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Jody Lewin

on 8 May 2015

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Transcript of Listening

Elements in the Listening Process

Challenge of Listening

Stage Hogging

Insulated Listening

Defensive Listening

Ambush Listeners

Insensitive Listening

- Selective Listening
Meeting The Challenge Of Listening Better
- Talk Less

-Get Rid of Distractions

-Don't Judge Prematurely

-Look for Key Ideas

Categories of Listening
-hearing vs. listening

-mindless listening

-mindful listening

Elements of listening



Hearing vs. listening
- the process in which soundwaves strike the eardrum and cause vibrations that are transmitted to the brain.
- occurs when the brain reconstructs these vibrations and gives them meaning.
-not automatic

-Hearing occurs when sound waves
strike the ear
-Factors against hearing
1.Background noise
2.Auditory Fatigue
-In the United States there are
more than 31 million people communicate with some degree of hearing loss
is when we act like we are listening (i.e. eye contact, nodding, smiling) but we are actually not
Stage Hogging
- make the conversations about themselves
Mindful Listening
- interrupting is another part of stage hogging
- prevents listeners from learning new information
It also damages the relationship between the interrupter and the speaker.
Insulated Listening
They completely avoid all information
They rather not deal with the issue or topic
- careful thought and consideration
- effort and attention into responses
- message or sender is important
ex. significant other or salesman
- consequences from listening style
Defensive Listening
You take others' remarks as personal attacks
An example of this is when a teenager takes the parents questioning about her friends and activities as distrustful.
Ambush Listeners
Insensitive Listening
- Listen to your information to use against you
Mindless listening
- dual process theory (comparison)
- react to other's messages routinely &
- superficial and cursory
- ex. "How are you doing"
- crucial for giving time to more important messages
- perceptual organization
Why We Don't Listen Better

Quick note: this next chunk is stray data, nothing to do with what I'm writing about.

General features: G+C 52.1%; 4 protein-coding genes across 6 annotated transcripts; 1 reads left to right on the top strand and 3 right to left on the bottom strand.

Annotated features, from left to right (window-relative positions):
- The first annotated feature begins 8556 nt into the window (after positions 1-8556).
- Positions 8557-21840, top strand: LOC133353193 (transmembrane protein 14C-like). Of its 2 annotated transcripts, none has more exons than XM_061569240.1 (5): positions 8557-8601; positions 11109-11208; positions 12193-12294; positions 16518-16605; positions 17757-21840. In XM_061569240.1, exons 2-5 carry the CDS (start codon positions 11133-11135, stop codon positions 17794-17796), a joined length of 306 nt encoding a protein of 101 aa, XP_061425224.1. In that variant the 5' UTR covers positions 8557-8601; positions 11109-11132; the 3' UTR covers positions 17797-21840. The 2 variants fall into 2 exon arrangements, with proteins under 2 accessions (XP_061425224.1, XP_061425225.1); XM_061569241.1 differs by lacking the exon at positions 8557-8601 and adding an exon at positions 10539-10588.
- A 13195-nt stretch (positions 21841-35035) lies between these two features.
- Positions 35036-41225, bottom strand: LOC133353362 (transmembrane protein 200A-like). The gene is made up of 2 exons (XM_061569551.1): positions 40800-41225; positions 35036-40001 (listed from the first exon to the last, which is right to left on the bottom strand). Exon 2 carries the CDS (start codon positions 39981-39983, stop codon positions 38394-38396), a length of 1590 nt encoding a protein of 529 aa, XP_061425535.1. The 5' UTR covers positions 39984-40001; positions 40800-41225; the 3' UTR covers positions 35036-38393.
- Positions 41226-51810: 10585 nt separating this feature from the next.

- Message Overload

- Preoccupation

- Rapid Thought

- Effort
- External Noise

- Faulty Assumption

- Lack of Apparent Advantages

- Lack of Training

- Hearing Problems
Why We Don't Listen Better (cont'd)
Thank you for listening!
- Candidates will listen carefully to their competitors words to use against them when campaigning.
- Those who respond to a message but miss the emotional information that may not be expressed directly
- "How's it going?"
"Okay I guess" (sad tone).
"Well great!"
- Ignore nonverbal cues and lack empathy
Message Overload
- we are bombarded with messages everyday
- face to face: family, friends, school, work
- personal media: text messages, phone calls, emails
- we give all or most of our attention to something (i.e. upcoming exams, the weekend, an event)
- Causes us not to listen because we are wrapped in our personal cares
Rapid Thought

- Physiological reason
- Spare time while someone is speaking and we use it to daydream or think about our personal interests
- Use this time to understand speakers' ideas

- It takes effort to listen and your body physically reacts
- Heart rate quickens
- Respiration increases
- Body temperature rises
- Effort is like working out.
-We attend on some messages
more than others
-We attend on our interests
-Advice on what you like
-Mindful and mindless listening
are 2 very different things
-people sometimes agree to
what they ask them to do or say
1.my soccer practice
2.restaurants (soup or salad),
(super salad)
External Noise
Effective listening decreases in
crowded areas
Faulty Assumption
We usually make faulty assumptions that lead us to believe we’re listening attentively when quite the opposite is true.
Get Rid of Distraction
External Distractions(phone)
Internal Distractions(hunger)
Talk Less
Don't Judge Prematurely
Lack of Apparent Advantages

Lack of Training
Hearing Problems
One of the biggest reasons we don't listen
Listening ->Most used communication skill
Listening ->Least thought communication skill
-When listening one must
know how to respond
-Responding comes verbally and
non verbally
1.Eyecontact (shows the speaker
you are aware)
2.Facial expressions (shows emotion)
-Slumped poster
physiological hearing impairment

Gain more by speaking than by listening

“If i don't interrupt them,I’ll never get to say my idea.”
Judging the speaker will only cause conflict
Look for Key Ideas
Don't be an insensitive listener
Extract central idea
Researchers suggest that most people remember only about 50% of what they hear immediately after hearing it. Within 8 hours the 50% remembered drops to about 35% percent after 2 months, the average recall is only about 25% of the original message
Listening vs Hearing
- occurs when the brain reconstructs these vibrations and gives them meaning.
-One must retain important
things people say
-Not automatic
-The process in which soundwaves strike the eardrum. And cause vibrations that are transmitted to the brain.
-Is the process of making sense of other's spoken messages.
-We automatically and unconsciously block out irritating sounds.

Selective Listening
- only respond when the topic interests them
- selective listening can be intentional
- in personal settings it can be a slap in the face
-We automatically and unconsciously block outirritating sounds.
Full transcript